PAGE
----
Tuesday, 10 February 2009

NSNotifications: a broadcasting mechanism

Notifications are a strong mechanism to broadcast messages to multiple recipients , and also to loosely couple objects.

Typical examples are :

- GUI elements that want to notify other GUI elements about an event. (for example : a window that closes can notify all controls on the window about the close).
- In a MVC application, the model can notify about changes in his internal state (internal variables that are changing).

To be able to use a notifications we need 2 things : a central broadcast component and a way to register an intrest for notifications (and a way to post notifications).

Apple in his Cocoa framework offers the following implementation :

1. The central broadcast component

[NSNotificationCenter defaultCenter]

The NSNotificationCenter is the class that implements the central broadcast component, and by sending the message defaultCenter you get a singleton instance of it.
Note that each application can only have one nsnotificationcenter.

2. Register for an interest in a notification

[[NSNotificationCenter defaultCenter]

object:nil ] ;

With the above statement you register with the notification center the following :
when somebody (a class in your application) sends a notification with name "someName", then to the object myInstance the message doSomethingWhenNotified: will be sent.

Important note : the message doSomethingWhenNotified: must have the following signature :
- (void) doSomethingWhenNotified: (NSNotification *) notification

(= your notification message must accepts one argument of type NSNotification *).

Note 2 : This method is best called in the awakeFromNib method. Because then you are sure that your window is properly initialized.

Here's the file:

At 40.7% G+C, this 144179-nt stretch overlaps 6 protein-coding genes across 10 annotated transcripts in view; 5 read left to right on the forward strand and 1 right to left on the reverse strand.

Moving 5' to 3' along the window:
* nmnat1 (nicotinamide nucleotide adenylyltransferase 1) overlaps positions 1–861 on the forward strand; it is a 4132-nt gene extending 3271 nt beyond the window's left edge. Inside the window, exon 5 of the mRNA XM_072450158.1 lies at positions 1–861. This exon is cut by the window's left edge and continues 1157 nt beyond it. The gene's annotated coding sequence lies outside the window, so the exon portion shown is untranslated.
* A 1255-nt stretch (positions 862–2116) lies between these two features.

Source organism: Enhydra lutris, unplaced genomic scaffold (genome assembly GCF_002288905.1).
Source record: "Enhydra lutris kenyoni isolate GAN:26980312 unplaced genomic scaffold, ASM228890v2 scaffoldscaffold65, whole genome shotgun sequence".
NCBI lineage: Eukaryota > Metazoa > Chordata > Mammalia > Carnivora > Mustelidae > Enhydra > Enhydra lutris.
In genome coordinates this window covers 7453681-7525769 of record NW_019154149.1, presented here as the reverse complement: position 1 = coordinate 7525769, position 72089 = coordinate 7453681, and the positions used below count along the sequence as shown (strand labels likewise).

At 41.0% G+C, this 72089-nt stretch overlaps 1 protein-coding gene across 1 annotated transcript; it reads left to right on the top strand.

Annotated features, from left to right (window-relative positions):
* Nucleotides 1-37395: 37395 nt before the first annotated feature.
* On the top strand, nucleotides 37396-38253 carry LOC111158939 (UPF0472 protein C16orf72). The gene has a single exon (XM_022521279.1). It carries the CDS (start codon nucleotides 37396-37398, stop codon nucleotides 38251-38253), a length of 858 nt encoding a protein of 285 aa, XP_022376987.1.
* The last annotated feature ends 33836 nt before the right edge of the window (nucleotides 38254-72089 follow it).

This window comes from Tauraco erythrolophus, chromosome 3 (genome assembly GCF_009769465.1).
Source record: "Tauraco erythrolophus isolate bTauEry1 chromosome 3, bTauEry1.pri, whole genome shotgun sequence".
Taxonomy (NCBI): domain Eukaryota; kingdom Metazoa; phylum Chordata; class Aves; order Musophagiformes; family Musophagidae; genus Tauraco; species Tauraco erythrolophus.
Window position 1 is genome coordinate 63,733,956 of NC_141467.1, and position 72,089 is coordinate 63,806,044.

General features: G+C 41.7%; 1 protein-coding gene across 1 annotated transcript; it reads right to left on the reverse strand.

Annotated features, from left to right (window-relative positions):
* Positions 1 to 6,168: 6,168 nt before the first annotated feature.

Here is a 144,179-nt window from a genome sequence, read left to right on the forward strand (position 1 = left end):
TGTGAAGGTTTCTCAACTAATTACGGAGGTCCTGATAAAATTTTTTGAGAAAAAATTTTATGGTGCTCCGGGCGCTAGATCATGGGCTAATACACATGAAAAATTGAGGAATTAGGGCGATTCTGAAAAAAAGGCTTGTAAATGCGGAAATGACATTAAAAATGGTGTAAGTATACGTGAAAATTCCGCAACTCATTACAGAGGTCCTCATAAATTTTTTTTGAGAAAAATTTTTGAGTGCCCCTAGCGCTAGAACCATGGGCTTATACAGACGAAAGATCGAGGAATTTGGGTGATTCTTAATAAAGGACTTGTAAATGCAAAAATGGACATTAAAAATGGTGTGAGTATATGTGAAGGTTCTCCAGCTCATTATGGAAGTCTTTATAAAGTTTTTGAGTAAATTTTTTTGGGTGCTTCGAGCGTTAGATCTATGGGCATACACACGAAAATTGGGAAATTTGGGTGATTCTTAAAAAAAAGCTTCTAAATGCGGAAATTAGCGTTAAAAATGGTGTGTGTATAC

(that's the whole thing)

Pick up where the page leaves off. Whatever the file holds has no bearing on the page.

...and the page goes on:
3. Posting a notification

To post a notification you do the following :

[[NSNotificationCenter defaultCenter] postNotificationName:@"someName" object: nil ]

Note: this is for example used in a method which changes a variable.

General note : in both cases you see the "object: nil", instead of nil you can use any object, but then the notificationcenter will only post the notifications for that particular object.


  1. Thanks for the tutorial. Helped me a lot! :)

    Kartik Thapar

  2. Hey thanks a lot . . . nice tutorial . It saved my lot of time searching what exactly notification does . Simple and helping tutorial . Keep it up !!



  3. Hi, thanks for this tutorial.

    I've got a question... does it need not to remove the nsnotification object?

  4. Hi Jayr,

    It all depends, my objects are usually in an NSAutoRelease pool, so it gets released automatically

  5. Thanks for the writeup - concise and helpful.

    As for jayr parro 's question, wouldn't it be "good practice" to couple removeObserver calls with each addObserver calls once an object no longer needs to listen to notifications? When an object is autoreleased, does this removeObserver get called automatically?


  6. @Charles, indeed , indeed you should somewhere call the removeObserver. I usually put all that in the dealloc method (together with all other memory cleanup).
    To be honest I don't think removeObserver is called automatically when an autorelease pool is released.
    I'll experiment a little bit with that to see what the behaviour really is.